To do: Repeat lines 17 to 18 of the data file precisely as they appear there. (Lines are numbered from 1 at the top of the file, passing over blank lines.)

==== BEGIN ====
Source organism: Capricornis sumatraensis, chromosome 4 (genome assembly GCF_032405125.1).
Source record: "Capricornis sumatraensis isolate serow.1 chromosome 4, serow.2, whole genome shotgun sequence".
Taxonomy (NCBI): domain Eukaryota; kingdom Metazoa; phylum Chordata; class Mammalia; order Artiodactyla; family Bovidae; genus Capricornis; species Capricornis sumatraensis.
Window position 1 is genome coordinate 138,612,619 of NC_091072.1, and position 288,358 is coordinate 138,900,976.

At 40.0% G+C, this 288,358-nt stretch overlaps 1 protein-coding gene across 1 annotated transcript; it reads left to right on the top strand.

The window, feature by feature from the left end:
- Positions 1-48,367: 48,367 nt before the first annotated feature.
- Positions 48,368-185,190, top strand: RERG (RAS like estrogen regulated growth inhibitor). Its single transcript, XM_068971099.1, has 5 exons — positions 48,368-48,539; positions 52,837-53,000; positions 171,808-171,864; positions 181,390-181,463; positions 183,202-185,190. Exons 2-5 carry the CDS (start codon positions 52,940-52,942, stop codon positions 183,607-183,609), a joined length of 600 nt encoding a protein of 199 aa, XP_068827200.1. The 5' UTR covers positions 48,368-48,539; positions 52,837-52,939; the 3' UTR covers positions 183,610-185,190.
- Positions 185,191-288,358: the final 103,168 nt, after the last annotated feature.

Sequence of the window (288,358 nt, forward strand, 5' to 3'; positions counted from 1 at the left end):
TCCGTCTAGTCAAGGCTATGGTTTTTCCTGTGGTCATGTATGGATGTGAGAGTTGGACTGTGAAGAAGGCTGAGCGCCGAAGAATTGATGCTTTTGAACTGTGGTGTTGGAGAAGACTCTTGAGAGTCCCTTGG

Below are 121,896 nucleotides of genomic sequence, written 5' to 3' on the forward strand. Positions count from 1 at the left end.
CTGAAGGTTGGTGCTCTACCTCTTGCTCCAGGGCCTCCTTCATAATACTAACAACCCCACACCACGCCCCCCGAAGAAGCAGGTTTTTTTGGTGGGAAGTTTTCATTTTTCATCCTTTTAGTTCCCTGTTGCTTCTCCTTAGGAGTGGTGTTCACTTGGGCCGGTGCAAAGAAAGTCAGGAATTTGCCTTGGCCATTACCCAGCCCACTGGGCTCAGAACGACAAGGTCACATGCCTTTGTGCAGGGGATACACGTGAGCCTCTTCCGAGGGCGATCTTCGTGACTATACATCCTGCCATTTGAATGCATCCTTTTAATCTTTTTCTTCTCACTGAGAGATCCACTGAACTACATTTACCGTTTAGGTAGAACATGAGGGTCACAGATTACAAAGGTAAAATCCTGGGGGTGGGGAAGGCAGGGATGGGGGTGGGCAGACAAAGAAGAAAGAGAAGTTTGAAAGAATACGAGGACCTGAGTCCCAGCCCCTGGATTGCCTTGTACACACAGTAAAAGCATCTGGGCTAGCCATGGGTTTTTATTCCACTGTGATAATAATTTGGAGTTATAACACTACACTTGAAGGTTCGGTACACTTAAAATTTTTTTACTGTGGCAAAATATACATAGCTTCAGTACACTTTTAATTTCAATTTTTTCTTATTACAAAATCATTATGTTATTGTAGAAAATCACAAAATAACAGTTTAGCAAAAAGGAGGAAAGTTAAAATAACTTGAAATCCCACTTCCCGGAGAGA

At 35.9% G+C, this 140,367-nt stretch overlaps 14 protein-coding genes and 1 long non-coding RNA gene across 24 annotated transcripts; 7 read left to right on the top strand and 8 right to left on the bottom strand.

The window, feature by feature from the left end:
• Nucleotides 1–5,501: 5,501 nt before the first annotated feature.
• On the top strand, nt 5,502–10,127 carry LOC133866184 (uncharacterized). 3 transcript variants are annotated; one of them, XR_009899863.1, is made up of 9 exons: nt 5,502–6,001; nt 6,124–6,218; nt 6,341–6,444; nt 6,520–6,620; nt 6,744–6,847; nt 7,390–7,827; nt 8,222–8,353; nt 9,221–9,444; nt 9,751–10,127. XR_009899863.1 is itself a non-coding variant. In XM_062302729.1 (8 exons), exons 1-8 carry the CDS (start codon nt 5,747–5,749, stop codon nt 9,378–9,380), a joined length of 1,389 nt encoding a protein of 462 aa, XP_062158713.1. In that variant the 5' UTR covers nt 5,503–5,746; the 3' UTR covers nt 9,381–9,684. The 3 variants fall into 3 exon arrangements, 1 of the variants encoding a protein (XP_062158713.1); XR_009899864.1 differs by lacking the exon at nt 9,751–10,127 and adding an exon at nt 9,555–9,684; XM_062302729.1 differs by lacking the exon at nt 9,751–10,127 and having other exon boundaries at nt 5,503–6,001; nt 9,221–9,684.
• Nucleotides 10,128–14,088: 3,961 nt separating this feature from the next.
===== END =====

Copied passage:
• On the top strand, nt 5,502–10,127 carry LOC133866184 (uncharacterized). 3 transcript variants are annotated; one of them, XR_009899863.1, is made up of 9 exons: nt 5,502–6,001; nt 6,124–6,218; nt 6,341–6,444; nt 6,520–6,620; nt 6,744–6,847; nt 7,390–7,827; nt 8,222–8,353; nt 9,221–9,444; nt 9,751–10,127. XR_009899863.1 is itself a non-coding variant. In XM_062302729.1 (8 exons), exons 1-8 carry the CDS (start codon nt 5,747–5,749, stop codon nt 9,378–9,380), a joined length of 1,389 nt encoding a protein of 462 aa, XP_062158713.1. In that variant the 5' UTR covers nt 5,503–5,746; the 3' UTR covers nt 9,381–9,684. The 3 variants fall into 3 exon arrangements, 1 of the variants encoding a protein (XP_062158713.1); XR_009899864.1 differs by lacking the exon at nt 9,751–10,127 and adding an exon at nt 9,555–9,684; XM_062302729.1 differs by lacking the exon at nt 9,751–10,127 and having other exon boundaries at nt 5,503–6,001; nt 9,221–9,684.
• Nucleotides 10,128–14,088: 3,961 nt separating this feature from the next.